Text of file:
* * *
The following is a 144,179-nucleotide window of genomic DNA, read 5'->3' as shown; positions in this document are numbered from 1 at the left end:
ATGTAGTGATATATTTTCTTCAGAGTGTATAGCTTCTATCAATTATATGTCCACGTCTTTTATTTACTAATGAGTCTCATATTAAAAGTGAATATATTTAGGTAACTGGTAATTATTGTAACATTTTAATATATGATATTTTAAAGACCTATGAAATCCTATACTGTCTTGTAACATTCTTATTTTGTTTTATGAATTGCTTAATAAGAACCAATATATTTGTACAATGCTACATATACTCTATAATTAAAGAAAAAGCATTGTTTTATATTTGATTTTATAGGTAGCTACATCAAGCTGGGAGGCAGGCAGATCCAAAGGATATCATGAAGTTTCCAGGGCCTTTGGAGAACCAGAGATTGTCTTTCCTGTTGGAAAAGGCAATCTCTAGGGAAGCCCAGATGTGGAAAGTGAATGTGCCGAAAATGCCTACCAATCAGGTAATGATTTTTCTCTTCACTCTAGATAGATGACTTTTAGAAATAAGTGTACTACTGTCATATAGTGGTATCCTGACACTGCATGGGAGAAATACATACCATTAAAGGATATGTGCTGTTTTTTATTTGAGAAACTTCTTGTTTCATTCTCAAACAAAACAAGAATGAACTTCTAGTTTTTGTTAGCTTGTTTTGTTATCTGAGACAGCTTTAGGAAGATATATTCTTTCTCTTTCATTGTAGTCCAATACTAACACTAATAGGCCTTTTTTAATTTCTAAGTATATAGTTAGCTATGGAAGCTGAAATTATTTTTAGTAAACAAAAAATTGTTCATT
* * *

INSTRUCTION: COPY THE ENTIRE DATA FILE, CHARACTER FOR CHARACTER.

The following is a 144,179-nucleotide window of genomic DNA, read 5'->3' as shown; positions in this document are numbered from 1 at the left end:
ATGTAGTGATATATTTTCTTCAGAGTGTATAGCTTCTATCAATTATATGTCCACGTCTTTTATTTACTAATGAGTCTCATATTAAAAGTGAATATATTTAGGTAACTGGTAATTATTGTAACATTTTAATATATGATATTTTAAAGACCTATGAAATCCTATACTGTCTTGTAACATTCTTATTTTGTTTTATGAATTGCTTAATAAGAACCAATATATTTGTACAATGCTACATATACTCTATAATTAAAGAAAAAGCATTGTTTTATATTTGATTTTATAGGTAGCTACATCAAGCTGGGAGGCAGGCAGATCCAAAGGATATCATGAAGTTTCCAGGGCCTTTGGAGAACCAGAGATTGTCTTTCCTGTTGGAAAAGGCAATCTCTAGGGAAGCCCAGATGTGGAAAGTGAATGTGCCGAAAATGCCTACCAATCAGGTAATGATTTTTCTCTTCACTCTAGATAGATGACTTTTAGAAATAAGTGTACTACTGTCATATAGTGGTATCCTGACACTGCATGGGAGAAATACATACCATTAAAGGATATGTGCTGTTTTTTATTTGAGAAACTTCTTGTTTCATTCTCAAACAAAACAAGAATGAACTTCTAGTTTTTGTTAGCTTGTTTTGTTATCTGAGACAGCTTTAGGAAGATATATTCTTTCTCTTTCATTGTAGTCCAATACTAACACTAATAGGCCTTTTTTAATTTCTAAGTATATAGTTAGCTATGGAAGCTGAAATTATTTTTAGTAAACAAAAAATTGTTCATT